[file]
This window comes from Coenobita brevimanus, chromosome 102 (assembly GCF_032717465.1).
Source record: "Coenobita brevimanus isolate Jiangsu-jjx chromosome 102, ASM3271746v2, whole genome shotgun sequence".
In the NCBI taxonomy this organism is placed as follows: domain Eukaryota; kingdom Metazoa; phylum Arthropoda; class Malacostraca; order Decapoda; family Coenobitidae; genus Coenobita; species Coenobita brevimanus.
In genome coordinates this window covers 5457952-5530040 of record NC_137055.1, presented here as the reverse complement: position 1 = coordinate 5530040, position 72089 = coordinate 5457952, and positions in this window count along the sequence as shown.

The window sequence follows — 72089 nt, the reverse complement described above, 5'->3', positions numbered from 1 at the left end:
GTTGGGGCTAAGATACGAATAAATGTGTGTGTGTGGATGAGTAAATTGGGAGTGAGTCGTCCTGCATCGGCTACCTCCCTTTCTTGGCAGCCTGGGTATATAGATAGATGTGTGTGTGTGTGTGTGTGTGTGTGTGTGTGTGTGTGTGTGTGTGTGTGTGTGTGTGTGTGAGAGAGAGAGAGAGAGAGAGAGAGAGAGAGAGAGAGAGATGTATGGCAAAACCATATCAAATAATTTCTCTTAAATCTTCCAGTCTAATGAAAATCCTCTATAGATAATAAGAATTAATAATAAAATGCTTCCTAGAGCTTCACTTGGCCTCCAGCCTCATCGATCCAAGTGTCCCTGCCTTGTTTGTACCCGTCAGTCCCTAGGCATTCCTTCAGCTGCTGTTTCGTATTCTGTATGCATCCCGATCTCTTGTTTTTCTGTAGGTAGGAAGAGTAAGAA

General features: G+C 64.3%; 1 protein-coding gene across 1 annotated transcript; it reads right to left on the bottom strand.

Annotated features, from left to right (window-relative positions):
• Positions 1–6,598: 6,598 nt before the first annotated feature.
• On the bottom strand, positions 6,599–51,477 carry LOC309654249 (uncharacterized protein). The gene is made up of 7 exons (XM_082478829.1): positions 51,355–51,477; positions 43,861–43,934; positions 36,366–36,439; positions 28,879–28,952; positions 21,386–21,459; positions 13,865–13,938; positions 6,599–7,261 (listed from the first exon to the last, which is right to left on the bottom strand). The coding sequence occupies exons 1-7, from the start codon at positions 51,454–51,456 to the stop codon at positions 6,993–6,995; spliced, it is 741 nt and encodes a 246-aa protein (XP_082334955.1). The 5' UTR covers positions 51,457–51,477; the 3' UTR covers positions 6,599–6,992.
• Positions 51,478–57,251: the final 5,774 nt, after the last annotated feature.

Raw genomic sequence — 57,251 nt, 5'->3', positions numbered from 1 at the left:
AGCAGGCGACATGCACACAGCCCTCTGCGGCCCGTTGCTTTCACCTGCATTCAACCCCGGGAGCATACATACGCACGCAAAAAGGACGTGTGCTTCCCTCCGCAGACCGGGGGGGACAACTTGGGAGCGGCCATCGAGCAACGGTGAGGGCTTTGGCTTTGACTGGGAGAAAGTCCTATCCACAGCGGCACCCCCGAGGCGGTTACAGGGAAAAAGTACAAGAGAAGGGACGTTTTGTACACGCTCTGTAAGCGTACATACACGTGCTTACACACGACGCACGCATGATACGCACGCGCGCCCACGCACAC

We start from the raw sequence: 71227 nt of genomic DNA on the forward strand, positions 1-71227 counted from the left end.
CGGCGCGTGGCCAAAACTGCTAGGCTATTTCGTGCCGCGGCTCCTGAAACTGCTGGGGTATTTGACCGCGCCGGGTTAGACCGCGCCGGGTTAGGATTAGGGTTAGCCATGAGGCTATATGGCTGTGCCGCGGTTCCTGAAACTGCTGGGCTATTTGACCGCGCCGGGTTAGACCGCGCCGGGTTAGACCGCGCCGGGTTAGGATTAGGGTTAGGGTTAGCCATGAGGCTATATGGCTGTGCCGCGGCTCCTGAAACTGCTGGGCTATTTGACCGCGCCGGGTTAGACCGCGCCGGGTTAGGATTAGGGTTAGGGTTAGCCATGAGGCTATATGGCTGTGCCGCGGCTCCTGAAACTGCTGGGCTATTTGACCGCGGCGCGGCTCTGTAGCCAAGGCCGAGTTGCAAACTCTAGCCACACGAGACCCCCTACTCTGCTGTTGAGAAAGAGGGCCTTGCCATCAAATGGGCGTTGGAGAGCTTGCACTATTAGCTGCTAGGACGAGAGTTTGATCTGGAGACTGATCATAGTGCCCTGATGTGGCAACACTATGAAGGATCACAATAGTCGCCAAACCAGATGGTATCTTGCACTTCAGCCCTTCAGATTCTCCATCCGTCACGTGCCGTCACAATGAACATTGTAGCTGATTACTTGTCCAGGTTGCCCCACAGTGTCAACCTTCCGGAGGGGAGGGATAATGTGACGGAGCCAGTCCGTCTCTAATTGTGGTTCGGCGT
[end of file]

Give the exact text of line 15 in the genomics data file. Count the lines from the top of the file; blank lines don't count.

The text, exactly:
CGGCGCGTGGCCAAAACTGCTAGGCTATTTCGTGCCGCGGCTCCTGAAACTGCTGGGGTATTTGACCGCGCCGGGTTAGACCGCGCCGGGTTAGGATTAGGGTTAGCCATGAGGCTATATGGCTGTGCCGCGGTTCCTGAAACTGCTGGGCTATTTGACCGCGCCGGGTTAGACCGCGCCGGGTTAGACCGCGCCGGGTTAGGATTAGGGTTAGGGTTAGCCATGAGGCTATATGGCTGTGCCGCGGCTCCTGAAACTGCTGGGCTATTTGACCGCGCCGGGTTAGACCGCGCCGGGTTAGGATTAGGGTTAGGGTTAGCCATGAGGCTATATGGCTGTGCCGCGGCTCCTGAAACTGCTGGGCTATTTGACCGCGGCGCGGCTCTGTAGCCAAGGCCGAGTTGCAAACTCTAGCCACACGAGACCCCCTACTCTGCTGTTGAGAAAGAGGGCCTTGCCATCAAATGGGCGTTGGAGAGCTTGCACTATTAGCTGCTAGGACGAGAGTTTGATCTGGAGACTGATCATAGTGCCCTGATGTGGCAACACTATGAAGGATCACAATAGTCGCCAAACCAGATGGTATCTTGCACTTCAGCCCTTCAGATTCTCCATCCGTCACGTGCCGTCACAATGAACATTGTAGCTGATTACTTGTCCAGGTTGCCCCACAGTGTCAACCTTCCGGAGGGGAGGGATAATGTGACGGAGCCAGTCCGTCTCTAATTGTGGTTCGGCGT